The Wealth of Nations

by Adam Smith

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In The Wealth of Nations, does Smith overlook any potential problems with the free-market system?

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While Smith's work was foundational for the discipline of economics, technology and business practices have changed radically over the past few centuries.

Free markets depend on symmetry of information. A consumer who wishes to buy a dozen eggs and can find out the prices at which local farmers are offering eggs will seek out the lowest-priced eggs, causing downward pressure on the price of eggs until the price is close to the cost of production. Contemporary algorithms for pricing of airline seats, or many other products sold over the internet, can vary prices depending on customer's presumed income and level of interest in the product, making it difficult for customers to discover and compare prices. This information asymmetry can lead to artificial pricing.

Next, Smith did not analyze "network effects." Companies such as Netflix and Amazon draw in customers because they already have a wide range of products, and this large customer base makes them attractive to vendors (and able to dictate terms to vendors), which in turn attracts more customers. This leads to de facto monopolies, making "free markets" noncompetitive and even monopolistic.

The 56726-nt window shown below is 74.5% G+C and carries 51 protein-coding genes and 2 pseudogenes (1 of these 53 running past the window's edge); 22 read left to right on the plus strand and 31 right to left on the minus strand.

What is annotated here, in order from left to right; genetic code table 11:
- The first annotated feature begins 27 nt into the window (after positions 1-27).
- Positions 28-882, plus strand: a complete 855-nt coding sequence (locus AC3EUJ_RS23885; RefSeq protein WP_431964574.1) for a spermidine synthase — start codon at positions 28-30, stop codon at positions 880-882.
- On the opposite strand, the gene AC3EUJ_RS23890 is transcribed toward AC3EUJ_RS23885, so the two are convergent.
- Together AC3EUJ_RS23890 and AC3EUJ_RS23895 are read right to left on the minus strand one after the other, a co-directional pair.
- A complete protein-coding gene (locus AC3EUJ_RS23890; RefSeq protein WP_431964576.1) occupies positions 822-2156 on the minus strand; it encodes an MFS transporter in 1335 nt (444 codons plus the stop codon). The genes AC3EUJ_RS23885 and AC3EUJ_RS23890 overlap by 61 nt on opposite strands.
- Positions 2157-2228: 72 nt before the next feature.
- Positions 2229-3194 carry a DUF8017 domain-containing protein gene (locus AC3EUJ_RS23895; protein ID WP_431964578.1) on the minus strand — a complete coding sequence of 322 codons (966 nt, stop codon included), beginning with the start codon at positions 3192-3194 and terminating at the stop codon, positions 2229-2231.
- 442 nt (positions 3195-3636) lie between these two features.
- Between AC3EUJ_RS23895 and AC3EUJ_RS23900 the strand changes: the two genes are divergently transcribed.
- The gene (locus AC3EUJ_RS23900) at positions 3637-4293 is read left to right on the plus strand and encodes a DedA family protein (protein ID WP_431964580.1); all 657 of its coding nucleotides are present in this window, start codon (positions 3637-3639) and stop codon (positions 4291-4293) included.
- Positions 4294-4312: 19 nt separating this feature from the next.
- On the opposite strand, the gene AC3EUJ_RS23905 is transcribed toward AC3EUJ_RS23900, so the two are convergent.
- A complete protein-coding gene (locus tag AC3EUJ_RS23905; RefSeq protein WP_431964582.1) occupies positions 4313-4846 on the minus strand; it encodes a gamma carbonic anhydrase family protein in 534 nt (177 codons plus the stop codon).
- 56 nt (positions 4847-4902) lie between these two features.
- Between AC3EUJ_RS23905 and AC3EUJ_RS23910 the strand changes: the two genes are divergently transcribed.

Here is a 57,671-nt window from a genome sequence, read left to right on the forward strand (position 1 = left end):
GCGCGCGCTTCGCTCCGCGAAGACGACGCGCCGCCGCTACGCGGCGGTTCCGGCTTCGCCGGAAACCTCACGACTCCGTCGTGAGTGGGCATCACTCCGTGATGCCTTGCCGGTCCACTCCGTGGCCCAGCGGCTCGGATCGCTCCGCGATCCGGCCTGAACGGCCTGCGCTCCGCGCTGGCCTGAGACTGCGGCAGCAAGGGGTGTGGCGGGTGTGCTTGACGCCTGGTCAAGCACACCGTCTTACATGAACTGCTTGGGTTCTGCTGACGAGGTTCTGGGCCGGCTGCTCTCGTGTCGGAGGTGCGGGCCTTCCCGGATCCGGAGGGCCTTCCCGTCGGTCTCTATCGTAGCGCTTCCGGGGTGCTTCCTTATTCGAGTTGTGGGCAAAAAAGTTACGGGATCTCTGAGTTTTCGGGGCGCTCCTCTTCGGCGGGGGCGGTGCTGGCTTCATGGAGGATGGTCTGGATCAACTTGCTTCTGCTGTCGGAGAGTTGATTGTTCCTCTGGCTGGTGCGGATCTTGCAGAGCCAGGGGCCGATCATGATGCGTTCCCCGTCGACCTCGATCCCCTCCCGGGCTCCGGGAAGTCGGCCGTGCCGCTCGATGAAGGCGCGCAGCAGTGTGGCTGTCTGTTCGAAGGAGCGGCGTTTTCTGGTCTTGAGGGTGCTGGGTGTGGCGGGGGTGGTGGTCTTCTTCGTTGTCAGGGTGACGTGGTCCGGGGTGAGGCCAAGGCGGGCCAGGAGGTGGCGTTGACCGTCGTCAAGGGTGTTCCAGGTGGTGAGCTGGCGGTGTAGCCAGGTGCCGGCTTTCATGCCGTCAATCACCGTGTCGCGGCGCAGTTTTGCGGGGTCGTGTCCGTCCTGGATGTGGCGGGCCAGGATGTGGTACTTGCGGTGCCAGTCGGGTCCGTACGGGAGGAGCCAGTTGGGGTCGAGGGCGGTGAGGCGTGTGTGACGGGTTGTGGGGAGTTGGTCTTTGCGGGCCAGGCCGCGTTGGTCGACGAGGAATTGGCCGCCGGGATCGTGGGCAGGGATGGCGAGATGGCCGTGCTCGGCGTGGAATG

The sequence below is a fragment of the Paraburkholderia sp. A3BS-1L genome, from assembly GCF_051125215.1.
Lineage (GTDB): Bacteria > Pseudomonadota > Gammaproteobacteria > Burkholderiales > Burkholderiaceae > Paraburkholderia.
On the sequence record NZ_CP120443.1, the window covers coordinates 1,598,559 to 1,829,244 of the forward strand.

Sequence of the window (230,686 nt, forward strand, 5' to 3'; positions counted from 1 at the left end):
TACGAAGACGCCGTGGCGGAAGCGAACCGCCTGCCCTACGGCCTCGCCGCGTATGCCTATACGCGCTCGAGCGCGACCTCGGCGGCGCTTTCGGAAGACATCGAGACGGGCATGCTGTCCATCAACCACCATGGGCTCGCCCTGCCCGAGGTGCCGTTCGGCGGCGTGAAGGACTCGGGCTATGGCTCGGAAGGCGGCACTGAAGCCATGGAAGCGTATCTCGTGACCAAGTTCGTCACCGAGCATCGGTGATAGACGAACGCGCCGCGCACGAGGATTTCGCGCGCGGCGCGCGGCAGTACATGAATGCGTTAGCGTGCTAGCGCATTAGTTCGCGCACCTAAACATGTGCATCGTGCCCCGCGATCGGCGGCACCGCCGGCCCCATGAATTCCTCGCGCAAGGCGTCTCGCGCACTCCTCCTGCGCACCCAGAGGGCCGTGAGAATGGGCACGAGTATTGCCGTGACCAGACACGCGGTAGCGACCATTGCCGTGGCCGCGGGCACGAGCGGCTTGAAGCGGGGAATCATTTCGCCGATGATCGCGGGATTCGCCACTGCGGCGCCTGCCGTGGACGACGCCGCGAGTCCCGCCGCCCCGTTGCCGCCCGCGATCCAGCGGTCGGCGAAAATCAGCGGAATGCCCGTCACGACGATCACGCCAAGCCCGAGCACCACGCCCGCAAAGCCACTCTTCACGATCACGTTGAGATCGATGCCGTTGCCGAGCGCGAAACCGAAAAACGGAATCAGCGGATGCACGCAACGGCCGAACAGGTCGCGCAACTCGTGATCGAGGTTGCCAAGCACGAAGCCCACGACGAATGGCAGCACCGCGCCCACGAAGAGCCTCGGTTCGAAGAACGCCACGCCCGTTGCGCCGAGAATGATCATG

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There are many possible problems with the free market system that Smith does not point out in this book.  I will discuss two of them here.

First, Smith does not discuss the problem of what economists call "negative externalities."  In Smith's vision, companies compete ruthlessly to make profits and this helps society.  However, think about what can happen due to competition.  Companies may cut corners as they try to compete.  They might, for example, stop disposing carefully of their hazardous waste and, instead, dump it in ways that harm other people or the environment.  Smith does not contemplate these sorts of harms that can come from competition.

Second, Smith does not foresee that firms would tend to get bigger and bigger and stifle competition.  In Smith's day, firms were small things with a few employees.  Today, there are huge firms which do not really have much in the way of competition (think of cable companies).  These companies are able to concentrate wealth in the hands of a few rather than distributing it to the many in the way Smith anticipated.

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